(b) Drivers preparing to transport intermodal equipment must make an inspection of the following components, and must be satisfied they are in good working order before the equipment is operated over the road. Drivers who operate the equipment over the road shall be deemed to have confirmed the following components were in good working order when the driver accepted the equipment:

—Service brake components that are readily visible to a driver performing as thorough a visual inspection as possible without physically going under the vehicle, and trailer brake connections

—Lighting devices, lamps, markers, and conspicuity marking material

—Wheels, rims, lugs, tires

—Air line connections, hoses, and couplers

—King pin upper coupling device

—Rails or support frames

—Tie down bolsters

—Locking pins, clevises, clamps, or hooks

—Sliders or sliding frame lock

[33 FR 19732, Dec. 25, 1968, as amended at 60 FR 38746, July 28, 1995; 73 FR 76823, Dec. 17, 2008; 74 FR 68708, Dec. 29, 2009]

§392.8   Emergency equipment, inspection and use.

No commercial motor vehicle shall be driven unless the driver thereof is satisfied that the emergency equipment required by §393.95 of this subchapter is in place and ready for use; nor shall any driver fail to use or make use of such equipment when and as needed.

[49 FR 38290, Sept. 28, 1984, as amended at 60 FR 38746, July 28, 1995]

§392.9   Inspection of cargo, cargo securement devices and systems.

(a) General. A driver may not operate a commercial motor vehicle and a motor carrier may not require or permit a driver to operate a commercial motor vehicle unless—

(1) The commercial motor vehicle's cargo is properly distributed and adequately secured as specified in §§393.100 through 393.136 of this subchapter.

(2) The commercial motor vehicle's tailgate, tailboard, doors, tarpaulins, spare tire and other equipment used in its operation, and the means of fastening the commercial motor vehicle's cargo, are secured; and

(3) The commercial motor vehicle's cargo or any other object does not obscure the driver's view ahead or to the right or left sides (except for drivers of self-steer dollies), interfere with the free movement of his/her arms or legs, prevent his/her free and ready access to accessories required for emergencies, or prevent the free and ready exit of any person from the commercial motor vehicle's cab or driver's compartment.

(b) Drivers of trucks and truck tractors. Except as provided in paragraph (b)(4) of this section, the driver of a truck or truck tractor must—

(1) Assure himself/herself that the provisions of paragraph (a) of this section have been complied with before he/she drives that commercial motor vehicle;

(2) Inspect the cargo and the devices used to secure the cargo within the first 50 miles after beginning a trip and cause any adjustments to be made to the cargo or load securement devices as necessary, including adding more securement devices, to ensure that cargo cannot shift on or within, or fall from the commercial motor vehicle; and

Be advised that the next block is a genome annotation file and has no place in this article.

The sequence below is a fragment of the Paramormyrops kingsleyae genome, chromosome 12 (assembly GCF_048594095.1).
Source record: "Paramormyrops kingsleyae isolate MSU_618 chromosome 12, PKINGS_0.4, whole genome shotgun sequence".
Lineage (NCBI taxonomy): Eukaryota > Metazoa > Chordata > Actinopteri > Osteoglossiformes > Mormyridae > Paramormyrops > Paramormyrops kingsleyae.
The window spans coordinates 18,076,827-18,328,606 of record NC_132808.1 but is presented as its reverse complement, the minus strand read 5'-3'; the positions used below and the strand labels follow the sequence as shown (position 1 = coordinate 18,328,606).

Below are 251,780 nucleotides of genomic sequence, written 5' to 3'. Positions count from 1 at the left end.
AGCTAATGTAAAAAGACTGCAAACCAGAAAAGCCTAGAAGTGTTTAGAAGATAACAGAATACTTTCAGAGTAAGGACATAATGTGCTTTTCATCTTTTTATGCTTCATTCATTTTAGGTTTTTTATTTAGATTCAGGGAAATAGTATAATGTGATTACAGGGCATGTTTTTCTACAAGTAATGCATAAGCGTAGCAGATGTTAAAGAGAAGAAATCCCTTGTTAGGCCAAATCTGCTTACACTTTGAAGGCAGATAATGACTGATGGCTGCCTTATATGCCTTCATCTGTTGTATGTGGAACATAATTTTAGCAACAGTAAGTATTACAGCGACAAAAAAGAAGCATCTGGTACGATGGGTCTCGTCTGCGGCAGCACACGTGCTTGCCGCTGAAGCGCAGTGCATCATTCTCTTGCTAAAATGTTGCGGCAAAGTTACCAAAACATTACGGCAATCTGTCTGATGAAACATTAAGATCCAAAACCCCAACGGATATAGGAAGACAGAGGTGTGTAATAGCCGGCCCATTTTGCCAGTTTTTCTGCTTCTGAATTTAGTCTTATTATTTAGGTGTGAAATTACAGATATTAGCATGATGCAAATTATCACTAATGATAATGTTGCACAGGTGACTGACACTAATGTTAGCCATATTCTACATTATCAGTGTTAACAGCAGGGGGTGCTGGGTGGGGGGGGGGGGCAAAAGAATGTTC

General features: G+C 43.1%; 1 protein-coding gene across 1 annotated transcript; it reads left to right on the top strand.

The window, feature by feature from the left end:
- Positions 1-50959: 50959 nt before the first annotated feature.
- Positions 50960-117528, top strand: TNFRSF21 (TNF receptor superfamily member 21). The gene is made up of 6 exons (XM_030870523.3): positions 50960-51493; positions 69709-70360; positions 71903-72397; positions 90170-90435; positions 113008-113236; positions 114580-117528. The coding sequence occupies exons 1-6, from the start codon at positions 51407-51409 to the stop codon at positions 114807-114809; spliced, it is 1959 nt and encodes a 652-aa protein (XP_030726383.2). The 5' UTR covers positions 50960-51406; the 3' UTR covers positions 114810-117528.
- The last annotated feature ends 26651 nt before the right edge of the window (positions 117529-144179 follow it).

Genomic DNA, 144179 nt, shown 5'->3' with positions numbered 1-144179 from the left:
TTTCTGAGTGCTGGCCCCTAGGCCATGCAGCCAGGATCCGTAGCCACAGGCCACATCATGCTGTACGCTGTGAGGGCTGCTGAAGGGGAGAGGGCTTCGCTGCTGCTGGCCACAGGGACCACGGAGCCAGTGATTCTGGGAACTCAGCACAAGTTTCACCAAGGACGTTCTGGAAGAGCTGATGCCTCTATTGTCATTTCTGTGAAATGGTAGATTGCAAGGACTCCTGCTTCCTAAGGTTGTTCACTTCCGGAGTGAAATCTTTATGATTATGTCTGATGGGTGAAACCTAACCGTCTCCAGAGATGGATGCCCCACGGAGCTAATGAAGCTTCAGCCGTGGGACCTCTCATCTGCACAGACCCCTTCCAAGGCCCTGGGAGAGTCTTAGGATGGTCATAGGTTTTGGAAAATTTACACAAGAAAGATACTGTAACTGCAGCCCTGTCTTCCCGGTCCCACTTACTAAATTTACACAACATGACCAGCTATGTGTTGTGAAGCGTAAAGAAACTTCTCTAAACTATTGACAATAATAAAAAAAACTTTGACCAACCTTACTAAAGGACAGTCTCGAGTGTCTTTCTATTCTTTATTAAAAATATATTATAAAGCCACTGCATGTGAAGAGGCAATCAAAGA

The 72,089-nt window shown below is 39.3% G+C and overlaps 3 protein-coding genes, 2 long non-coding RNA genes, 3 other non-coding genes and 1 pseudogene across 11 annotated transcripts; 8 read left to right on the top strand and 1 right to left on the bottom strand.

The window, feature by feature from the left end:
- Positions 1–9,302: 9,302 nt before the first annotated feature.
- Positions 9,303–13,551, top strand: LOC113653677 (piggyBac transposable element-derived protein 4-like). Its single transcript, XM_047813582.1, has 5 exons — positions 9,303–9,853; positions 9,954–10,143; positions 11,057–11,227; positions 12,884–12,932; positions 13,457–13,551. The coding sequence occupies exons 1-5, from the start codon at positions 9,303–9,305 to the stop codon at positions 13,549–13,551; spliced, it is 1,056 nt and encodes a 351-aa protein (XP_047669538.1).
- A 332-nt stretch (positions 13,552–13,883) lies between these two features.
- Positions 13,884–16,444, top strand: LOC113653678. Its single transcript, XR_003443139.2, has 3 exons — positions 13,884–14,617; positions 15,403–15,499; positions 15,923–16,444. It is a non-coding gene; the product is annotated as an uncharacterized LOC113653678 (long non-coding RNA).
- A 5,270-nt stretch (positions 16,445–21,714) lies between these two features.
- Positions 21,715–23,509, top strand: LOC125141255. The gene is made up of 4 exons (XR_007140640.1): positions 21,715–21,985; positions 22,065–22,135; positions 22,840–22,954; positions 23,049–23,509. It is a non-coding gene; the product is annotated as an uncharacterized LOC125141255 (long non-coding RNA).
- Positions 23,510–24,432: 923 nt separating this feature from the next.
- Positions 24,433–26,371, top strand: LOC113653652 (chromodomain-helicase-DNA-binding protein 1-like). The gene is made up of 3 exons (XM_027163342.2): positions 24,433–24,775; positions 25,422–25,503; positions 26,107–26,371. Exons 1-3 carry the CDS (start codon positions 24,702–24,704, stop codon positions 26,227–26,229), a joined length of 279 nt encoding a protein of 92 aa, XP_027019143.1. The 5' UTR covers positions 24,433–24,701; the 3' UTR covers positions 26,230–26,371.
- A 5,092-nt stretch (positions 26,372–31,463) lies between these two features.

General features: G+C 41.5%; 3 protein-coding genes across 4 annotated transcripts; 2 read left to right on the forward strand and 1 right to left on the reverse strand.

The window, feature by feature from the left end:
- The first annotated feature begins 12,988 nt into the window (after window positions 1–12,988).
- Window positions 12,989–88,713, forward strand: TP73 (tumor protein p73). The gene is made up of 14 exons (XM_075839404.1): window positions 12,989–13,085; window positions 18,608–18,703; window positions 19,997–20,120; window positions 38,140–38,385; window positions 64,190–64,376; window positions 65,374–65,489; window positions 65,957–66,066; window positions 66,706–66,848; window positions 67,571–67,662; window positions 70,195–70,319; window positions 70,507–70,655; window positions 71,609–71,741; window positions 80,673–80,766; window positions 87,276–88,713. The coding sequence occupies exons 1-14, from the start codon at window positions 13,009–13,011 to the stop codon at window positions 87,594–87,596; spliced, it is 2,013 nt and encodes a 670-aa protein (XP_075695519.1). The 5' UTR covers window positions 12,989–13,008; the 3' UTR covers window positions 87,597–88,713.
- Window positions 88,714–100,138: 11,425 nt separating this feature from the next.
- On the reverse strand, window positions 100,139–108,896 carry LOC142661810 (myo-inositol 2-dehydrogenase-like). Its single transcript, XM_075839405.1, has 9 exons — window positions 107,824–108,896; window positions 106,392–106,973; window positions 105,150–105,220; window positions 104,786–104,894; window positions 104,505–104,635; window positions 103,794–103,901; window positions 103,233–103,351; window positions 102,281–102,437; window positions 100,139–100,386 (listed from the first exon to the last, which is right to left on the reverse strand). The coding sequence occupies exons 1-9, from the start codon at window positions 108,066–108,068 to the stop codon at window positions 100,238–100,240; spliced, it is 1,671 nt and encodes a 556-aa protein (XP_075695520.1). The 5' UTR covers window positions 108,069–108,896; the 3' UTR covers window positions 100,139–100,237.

(3) Reexamine the commercial motor vehicle's cargo and its load securement devices during the course of transportation and make any necessary adjustment to the cargo or load securement devices, including adding more securement devices, to ensure that cargo cannot shift on or within, or fall from, the commercial motor vehicle. Reexamination and any necessary adjustments must be made whenever—

(i) The driver makes a change of his/her duty status; or

(ii) The commercial motor vehicle has been driven for 3 hours; or

(iii) The commercial motor vehicle has been driven for 150 miles, whichever occurs first.

(4) The rules in this paragraph (b) do not apply to the driver of a sealed commercial motor vehicle who has been ordered not to open it to inspect its cargo or to the driver of a commercial motor vehicle that has been loaded in a manner that makes inspection of its cargo impracticable.

[67 FR 61224, Sept. 27, 2002, as amended at 72 FR 55703, Oct. 1, 2007]

§392.9a   Operating authority.

(a) Operating authority required. A motor vehicle providing transportation requiring operating authority must not be operated—

(1) Without the required operating authority or

(2) Beyond the scope of the operating authority granted.

(b) Penalties. Every motor carrier providing transportation requiring operating authority shall be ordered out of service if it is determined that the motor carrier is operating a vehicle in violation of paragraph (a) of this section. In addition, the motor carrier may be subject to penalties in accordance with 49 U.S.C. 14901.

(c) Administrative review. Upon issuance of the out-of-service order under paragraph (b) of this section, the driver shall comply immediately with such order. Opportunity for review shall be provided in accordance with 5 U.S.C. 554 not later than 10 days after issuance of such order.

[71 FR 50867, Aug. 28, 2006, as amended at 78 FR 60233, Oct. 1, 2013]

§392.9b   Prohibited transportation.

(a) USDOT Registration required. A commercial motor vehicle providing transportation in interstate commerce must not be operated without a USDOT Registration and an active USDOT Number.